To unravel the mechanisms underlying synaptic plasticity, we will examine the precise signaling and cellular mechanisms governing neuron-neuron and glial-neuron communication, which modulate synaptic functions and network connectivity as well as learning and memory. In particular, the cell population source of the receptor ligands within the neural circuit and the anatomical organization of these signaling pathways in the brain will be examined, and their effects on synaptic function and plasticity, neural circuit activity, and learning and memory will subsequently be investigated. Once we have determined the physiological roles of these key regulatory mechanisms, we will investigate how their deregulation contributes to the pathogenesis of neurodegenerative diseases, with a specific focus on AD. Restoring synaptic loss and function is a promising strategy for treating AD, and new insights and findings from the project will accelerate the development of biomarkers and synaptic repair strategies to prevent or delay cognitive dysfunctions in AD.

This project will lay crucial groundwork for delineating the mechanisms underlying learning and memory, and implicating key pathways and molecular players involved in cognitive dysfunction in neurodegenerative diseases such as AD. Successful completion of the project will greatly facilitate development of new therapies to tackle these incurable diseases, thereby improving the lives of millions of afflicted patients worldwide. The project will also enhance Hong Kong's growing reputation as a center of excellence for neuroscience and will highlight the territory's excellent scientific research capabilities, infrastructure, and highly skilled work force.

Project Title: Chemical Biology Approach to Molecular Medicine
Project Coordinator: Prof Dan Yang (HKU)

Chemical biology combines the power of synthetic chemistry, chemical analysis, and biological techniques to understand and manipulate biological systems with molecular precision. In contrast to biochemists who study the chemistry of biomolecules and regulation of biochemical pathways, chemical biologists apply novel chemical compounds to probe biological systems. Molecular design and synthesis, molecular probes, chemical genetics, chemical proteomics, molecular modelling and structural biology are the key components of chemical biology. In the past decade, the rapid development of chemical biology has not only provided numerous valuable research tools to elucidate fundamental biological mechanisms, but also prompted the discovery of important therapeutic agents to treat human diseases. Chemical biology has emerged as a fast-growing and exciting frontier of chemistry and is expected to be a new driving force for important future advances in molecular medicine and biotechnology. The socioeconomic significance of chemical biology research has been highlighted by the vast amounts of resources invested by top US universities such as Harvard, MIT, Stanford, and Chicago to build up centres of chemical biology research as well as the introduction of chemical biology curriculum in undergraduate education in UC Berkeley and Harvard.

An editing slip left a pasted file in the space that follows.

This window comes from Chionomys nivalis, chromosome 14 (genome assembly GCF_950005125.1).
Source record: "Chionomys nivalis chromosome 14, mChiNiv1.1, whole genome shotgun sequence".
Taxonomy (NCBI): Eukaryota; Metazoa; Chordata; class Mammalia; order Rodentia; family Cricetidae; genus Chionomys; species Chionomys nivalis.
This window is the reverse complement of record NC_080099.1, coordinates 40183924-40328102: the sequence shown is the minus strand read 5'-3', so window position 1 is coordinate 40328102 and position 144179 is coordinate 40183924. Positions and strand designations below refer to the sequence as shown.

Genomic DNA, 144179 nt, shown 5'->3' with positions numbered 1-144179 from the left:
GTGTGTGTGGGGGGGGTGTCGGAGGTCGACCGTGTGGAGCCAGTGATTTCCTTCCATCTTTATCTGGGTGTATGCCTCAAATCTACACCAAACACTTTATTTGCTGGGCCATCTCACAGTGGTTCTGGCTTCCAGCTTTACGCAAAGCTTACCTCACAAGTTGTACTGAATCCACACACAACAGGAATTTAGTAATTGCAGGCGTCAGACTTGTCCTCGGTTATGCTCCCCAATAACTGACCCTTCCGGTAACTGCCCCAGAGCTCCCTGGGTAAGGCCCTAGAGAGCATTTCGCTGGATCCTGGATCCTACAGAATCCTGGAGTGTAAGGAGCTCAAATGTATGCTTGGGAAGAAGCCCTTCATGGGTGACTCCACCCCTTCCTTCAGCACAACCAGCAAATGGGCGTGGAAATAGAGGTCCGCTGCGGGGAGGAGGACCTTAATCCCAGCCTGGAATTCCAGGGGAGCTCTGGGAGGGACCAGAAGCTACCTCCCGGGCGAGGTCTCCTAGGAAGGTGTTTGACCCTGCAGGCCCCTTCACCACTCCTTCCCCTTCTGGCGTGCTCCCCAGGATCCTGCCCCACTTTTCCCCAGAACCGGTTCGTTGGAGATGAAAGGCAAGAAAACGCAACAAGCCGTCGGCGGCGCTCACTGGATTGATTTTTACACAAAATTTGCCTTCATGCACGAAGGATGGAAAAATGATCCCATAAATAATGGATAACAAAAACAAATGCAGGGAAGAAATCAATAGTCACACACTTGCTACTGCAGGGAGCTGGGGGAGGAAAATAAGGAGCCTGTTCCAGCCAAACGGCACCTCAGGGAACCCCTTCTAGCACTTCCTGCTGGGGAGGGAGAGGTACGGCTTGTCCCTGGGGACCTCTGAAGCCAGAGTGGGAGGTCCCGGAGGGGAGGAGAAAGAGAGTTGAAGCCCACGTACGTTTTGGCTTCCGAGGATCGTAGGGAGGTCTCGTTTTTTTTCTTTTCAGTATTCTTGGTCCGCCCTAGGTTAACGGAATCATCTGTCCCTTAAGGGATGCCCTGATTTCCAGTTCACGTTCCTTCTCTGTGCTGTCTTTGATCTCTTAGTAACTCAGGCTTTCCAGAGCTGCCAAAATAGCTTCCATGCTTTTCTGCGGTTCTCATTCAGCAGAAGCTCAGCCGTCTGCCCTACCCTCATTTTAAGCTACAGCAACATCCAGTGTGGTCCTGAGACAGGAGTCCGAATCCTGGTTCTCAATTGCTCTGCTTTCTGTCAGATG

Hong Kong is ideally positioned to lead innovation in biotechnology through fundamental chemical biology research because of its excellent scientific expertise, especially in the chemistry and biomedical research. All universities in Hong Kong have recruited faculty members with chemical biology focus, many of them have been very active in frontier chemical biology research and achieved international pre-eminence. In this AoE proposal, PIs from three major universities of Hong Kong will join efforts to tackle challenging problems of molecular medicine via a chemical biology approach. Specifically, we plan to build up chemical biology research platforms, to understand fundamental biological processes (such as post-translational modification and oxidative stress) at molecular level, and to develop novel therapeutic approach to human diseases. The proposed AoE in chemical biology will significantly strengthen our current research efforts and collaborations, solve important problems of molecular medicine, maintain the competitive edge of Hong Kong, and build up a leading chemical biology program in the world.